Eating is a guinea pig’s favorite activity, much like sleeping is a cat’s favorite activity. Because your guinea pig will spend almost all of its waking time eating, you can trust it to take extremely good care of your lawn if you provide it with a diet consisting primarily of grass and place it in a mobile hutch that it can move around outside. Because guinea pigs will eat nearly any combination of natural fruits, veggies, and pellets, providing proper nutrition for your pet is a fairly simple and straightforward task. However, a single guinea pig may have a somewhat different interest in food than another, and this is at least partially owing to the fact that their preferred diet is virtually completely determined in the first few days of life.”
The following are some of the things that guinea pigs enjoy eating the most: parsley, sweet peppers, carrots, apples, green vegetables, tomatoes, oranges, lettuce, hay, and grass. All guinea pigs enjoy these meals. Because vitamin deficiency in guinea pigs is extremely prevalent, the most important thing that you can do for them is to make sure that their diet contains a wide variety of foods. When it comes to providing food for your guinea pig, another essential point to keep in mind is that you should seek immediate medical attention for your pet at the first sign of even the slightest illness. They are small creatures, and it does not take much for them to become quite ill if their problems are not addressed to when they do not receive treatment.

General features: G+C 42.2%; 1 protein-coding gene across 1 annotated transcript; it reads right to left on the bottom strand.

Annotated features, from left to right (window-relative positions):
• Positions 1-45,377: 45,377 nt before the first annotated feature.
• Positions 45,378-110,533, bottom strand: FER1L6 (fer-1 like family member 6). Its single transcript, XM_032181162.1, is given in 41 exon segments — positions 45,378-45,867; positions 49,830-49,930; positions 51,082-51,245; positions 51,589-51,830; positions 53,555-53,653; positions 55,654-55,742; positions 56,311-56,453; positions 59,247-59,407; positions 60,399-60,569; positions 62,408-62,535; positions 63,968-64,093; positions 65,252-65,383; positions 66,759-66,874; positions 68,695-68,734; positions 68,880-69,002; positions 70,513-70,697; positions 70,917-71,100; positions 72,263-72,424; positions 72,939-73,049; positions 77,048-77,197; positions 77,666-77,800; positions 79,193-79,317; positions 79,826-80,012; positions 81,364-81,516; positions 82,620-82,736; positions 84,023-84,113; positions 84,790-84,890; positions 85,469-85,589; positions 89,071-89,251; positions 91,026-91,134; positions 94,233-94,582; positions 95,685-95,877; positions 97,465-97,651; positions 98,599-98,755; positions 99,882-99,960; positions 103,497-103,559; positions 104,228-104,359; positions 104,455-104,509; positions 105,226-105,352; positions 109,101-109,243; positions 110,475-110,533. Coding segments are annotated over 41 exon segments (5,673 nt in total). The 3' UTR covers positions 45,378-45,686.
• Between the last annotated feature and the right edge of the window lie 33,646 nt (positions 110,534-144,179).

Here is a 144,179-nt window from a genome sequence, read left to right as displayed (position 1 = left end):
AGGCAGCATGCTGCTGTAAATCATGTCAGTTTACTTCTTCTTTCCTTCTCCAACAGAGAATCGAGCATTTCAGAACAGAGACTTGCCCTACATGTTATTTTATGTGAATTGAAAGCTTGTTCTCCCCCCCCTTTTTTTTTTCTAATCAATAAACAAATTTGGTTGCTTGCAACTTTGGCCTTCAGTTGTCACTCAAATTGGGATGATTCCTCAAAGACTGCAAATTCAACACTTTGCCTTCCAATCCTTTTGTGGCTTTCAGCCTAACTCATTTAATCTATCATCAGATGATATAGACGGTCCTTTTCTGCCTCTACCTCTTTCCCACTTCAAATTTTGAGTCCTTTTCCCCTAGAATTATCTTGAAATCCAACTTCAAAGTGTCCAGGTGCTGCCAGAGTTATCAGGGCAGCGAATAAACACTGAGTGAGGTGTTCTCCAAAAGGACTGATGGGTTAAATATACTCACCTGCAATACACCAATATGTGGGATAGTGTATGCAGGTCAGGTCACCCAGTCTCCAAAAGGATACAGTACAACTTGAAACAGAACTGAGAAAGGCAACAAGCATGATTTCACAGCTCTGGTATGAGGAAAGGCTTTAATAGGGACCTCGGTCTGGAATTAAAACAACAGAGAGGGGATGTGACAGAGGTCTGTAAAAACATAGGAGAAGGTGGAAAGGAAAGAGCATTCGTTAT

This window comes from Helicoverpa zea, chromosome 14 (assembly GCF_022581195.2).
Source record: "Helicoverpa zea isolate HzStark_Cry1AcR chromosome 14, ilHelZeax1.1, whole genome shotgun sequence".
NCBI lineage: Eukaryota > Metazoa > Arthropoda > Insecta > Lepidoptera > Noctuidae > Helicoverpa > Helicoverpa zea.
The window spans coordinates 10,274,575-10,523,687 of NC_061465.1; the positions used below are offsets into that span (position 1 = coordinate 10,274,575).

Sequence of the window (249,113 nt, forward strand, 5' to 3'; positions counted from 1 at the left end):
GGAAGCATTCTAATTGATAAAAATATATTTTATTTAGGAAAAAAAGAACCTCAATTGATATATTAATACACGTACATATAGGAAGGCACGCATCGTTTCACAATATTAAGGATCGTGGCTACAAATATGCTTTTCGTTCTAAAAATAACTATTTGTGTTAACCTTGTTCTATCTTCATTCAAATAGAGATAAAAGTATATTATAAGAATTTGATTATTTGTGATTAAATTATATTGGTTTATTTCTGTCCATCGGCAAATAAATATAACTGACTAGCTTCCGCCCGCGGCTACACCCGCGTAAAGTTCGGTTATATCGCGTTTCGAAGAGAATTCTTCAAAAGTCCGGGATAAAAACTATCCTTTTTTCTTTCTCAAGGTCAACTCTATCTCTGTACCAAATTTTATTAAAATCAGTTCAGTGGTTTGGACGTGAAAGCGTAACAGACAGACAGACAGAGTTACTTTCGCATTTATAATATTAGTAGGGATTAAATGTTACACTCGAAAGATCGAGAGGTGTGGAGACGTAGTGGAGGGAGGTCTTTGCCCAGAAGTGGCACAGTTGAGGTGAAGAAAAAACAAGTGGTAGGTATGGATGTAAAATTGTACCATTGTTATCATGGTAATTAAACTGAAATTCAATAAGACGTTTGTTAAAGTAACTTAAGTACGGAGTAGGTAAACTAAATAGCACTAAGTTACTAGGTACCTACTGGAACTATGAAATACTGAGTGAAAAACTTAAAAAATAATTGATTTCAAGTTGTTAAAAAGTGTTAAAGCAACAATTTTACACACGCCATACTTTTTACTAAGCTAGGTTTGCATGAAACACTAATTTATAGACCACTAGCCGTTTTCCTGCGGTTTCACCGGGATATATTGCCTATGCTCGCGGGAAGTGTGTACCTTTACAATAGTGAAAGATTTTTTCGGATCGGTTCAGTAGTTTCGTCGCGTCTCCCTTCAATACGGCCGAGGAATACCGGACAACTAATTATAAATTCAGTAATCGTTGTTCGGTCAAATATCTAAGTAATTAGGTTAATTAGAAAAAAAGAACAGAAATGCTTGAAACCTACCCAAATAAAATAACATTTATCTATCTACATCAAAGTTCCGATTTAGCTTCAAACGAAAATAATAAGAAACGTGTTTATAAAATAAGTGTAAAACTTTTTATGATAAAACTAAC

Guinea Pigs require a high fibre diet, meaning that hay or grass should be available at all times. This is as a snack, as opposed to their normal daily dietary requirements, like fresh fruit and vegetables, etc. Things like Clover and Lucerne should not be allowed as they are very high in protein and calcium. The use of hay encourages longer chewing times, which helps to keep their teeth and gums in a healthy state. As you can see already feeding your guinea pig does not require a lot of effort, just a few simple guidelines need to be followed to get the best out of your pet.